Reef coral calcification depends on regulation of pH in the internal calcifying fluid (CF) in which the coral skeleton forms. However, little is known about calcifying fluid pH (pH CF ) regulation, despite its importance in determining the response of corals to ocean acidification. Here, we investigate pH CF in the coral Stylophora pistillata in seawater maintained at constant pH with manipulated carbonate chemistry to alter dissolved inorganic carbon (DIC) concentration, and therefore total alkalinity (A T ). We also investigate the intracellular pH of calcifying cells, photosynthesis, respiration and calcification rates under the same conditions. Our results show that despite constant pH in the surrounding seawater, pH CF is sensitive to shifts in carbonate chemistry associated with changes in [DIC] and [A T ], revealing that seawater pH is not the sole driver of pH CF Notably, when we synthesize our results with published data, we identify linear relationships of pH CF with the seawater [DIC]/[H + ] ratio, [A T ]/ [H + ] ratio and [[Formula: see text

  20. Proceedings of the international conference on CANDU fuel

    International Nuclear Information System (INIS)

    Hastings, I.J.

    1986-01-01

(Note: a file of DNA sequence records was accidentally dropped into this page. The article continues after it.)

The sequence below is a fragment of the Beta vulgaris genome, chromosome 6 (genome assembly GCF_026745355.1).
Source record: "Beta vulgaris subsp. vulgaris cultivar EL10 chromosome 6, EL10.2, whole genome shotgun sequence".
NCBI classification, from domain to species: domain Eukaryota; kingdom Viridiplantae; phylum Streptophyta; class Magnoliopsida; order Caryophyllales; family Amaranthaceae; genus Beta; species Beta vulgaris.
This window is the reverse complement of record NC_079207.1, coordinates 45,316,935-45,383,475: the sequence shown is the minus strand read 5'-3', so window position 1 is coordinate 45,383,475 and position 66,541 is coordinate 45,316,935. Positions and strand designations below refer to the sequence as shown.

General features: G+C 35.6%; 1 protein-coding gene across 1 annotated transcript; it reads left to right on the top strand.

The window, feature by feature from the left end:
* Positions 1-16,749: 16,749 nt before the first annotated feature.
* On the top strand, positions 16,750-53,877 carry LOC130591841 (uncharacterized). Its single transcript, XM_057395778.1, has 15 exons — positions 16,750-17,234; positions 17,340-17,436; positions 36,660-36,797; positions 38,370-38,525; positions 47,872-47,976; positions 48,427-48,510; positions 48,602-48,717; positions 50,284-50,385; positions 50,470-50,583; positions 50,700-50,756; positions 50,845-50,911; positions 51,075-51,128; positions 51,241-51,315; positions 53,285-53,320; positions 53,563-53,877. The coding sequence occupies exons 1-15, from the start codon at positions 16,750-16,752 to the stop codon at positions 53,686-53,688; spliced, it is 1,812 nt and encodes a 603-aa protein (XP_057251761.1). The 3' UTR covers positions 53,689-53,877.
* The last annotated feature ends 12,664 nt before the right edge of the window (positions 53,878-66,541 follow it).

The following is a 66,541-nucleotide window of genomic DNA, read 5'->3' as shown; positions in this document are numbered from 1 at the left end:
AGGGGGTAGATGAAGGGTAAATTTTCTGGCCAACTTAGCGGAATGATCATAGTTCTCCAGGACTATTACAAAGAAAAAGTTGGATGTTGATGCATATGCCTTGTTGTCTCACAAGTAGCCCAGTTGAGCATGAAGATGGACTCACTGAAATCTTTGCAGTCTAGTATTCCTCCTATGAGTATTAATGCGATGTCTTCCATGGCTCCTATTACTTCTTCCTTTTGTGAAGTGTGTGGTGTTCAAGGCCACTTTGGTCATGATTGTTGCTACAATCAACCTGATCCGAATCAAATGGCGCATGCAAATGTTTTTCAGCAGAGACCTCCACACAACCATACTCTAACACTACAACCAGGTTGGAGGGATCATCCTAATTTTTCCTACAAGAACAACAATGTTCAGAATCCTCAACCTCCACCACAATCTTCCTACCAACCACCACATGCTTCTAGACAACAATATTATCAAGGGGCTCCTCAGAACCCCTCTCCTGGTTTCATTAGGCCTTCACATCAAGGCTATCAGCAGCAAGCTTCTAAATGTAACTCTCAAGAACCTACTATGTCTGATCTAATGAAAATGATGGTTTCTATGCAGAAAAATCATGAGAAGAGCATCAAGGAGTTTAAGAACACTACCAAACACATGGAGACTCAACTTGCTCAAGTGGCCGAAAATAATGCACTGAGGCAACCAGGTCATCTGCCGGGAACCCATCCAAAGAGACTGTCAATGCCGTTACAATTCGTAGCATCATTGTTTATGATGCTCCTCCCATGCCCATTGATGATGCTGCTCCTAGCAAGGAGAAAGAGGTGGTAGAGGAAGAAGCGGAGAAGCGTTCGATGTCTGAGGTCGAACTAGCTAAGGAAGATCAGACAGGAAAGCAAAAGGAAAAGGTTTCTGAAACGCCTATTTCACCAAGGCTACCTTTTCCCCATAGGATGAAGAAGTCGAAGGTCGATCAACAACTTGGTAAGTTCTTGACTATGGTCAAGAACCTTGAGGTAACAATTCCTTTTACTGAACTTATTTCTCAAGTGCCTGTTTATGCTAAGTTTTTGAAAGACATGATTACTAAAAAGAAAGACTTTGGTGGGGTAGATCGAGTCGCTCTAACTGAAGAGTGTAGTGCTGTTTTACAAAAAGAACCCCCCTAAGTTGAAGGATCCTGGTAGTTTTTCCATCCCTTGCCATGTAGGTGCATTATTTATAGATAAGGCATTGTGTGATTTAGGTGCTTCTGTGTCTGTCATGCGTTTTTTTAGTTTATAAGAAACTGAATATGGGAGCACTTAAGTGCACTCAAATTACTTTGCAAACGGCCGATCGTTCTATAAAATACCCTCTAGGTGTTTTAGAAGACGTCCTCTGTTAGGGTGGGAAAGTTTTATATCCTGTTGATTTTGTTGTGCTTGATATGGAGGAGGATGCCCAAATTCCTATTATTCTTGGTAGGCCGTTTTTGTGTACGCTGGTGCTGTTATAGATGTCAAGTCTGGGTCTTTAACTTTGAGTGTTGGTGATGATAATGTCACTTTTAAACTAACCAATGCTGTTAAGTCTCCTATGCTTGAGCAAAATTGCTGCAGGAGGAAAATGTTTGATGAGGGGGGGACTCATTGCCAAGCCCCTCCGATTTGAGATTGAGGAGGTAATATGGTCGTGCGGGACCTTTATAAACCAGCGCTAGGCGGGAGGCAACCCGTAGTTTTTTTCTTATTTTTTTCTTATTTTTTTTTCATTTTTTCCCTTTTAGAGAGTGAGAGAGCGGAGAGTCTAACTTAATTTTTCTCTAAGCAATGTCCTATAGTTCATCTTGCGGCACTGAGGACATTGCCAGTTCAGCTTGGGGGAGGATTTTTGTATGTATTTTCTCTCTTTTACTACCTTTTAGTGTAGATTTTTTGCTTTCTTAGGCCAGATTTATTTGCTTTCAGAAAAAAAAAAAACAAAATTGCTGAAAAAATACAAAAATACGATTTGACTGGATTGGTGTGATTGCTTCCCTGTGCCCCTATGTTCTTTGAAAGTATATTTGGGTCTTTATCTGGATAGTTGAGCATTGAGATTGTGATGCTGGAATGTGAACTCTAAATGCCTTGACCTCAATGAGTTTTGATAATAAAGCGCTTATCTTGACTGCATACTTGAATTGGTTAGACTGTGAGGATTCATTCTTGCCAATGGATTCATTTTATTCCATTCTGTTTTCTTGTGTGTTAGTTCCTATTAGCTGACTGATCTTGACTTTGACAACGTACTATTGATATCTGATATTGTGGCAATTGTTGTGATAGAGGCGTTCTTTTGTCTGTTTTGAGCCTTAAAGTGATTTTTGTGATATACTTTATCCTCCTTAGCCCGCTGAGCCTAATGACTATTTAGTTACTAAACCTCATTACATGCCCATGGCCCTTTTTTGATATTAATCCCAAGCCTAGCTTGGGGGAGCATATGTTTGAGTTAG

These proceedings contain full texts of all paper presented at the first International Conference on CANDU Fuel. The Conference was organized and hosted by the Chalk River Branch of the Canadian Nuclear Society and utilized Atomic Energy of Canada Limited's facilities at Chalk River Nuclear Laboratories. Previously, informal Fuel Information Meetings were used in Canada to allow the exchange of information and technology associated with CANDU. The Chalk River conference was the first open international forum devoted solely to CANDU and included representatives of overseas countries with current or potential CANDU programs, as well as Canadian participants. The keynote presentation was given by Dr. J.B. Slater, who noted the correlation between past successes in CANDU fuel cycle technology and the co-operation between researchers, fabricators and reactor owner/operators in all phases of the fuel cycle, and outlined the challenges facing the industry today. In the banquet address, Dr. R.E. Green described the newly restructured AECL Research Company and its mission which blends traditional R and D with commercial initiatives. Since this forum for fuel technology has proven to be valuable, a second International CANDU Fuel Conference is planned for the fall of 1989, again sponsored by the Canadian Nuclear Society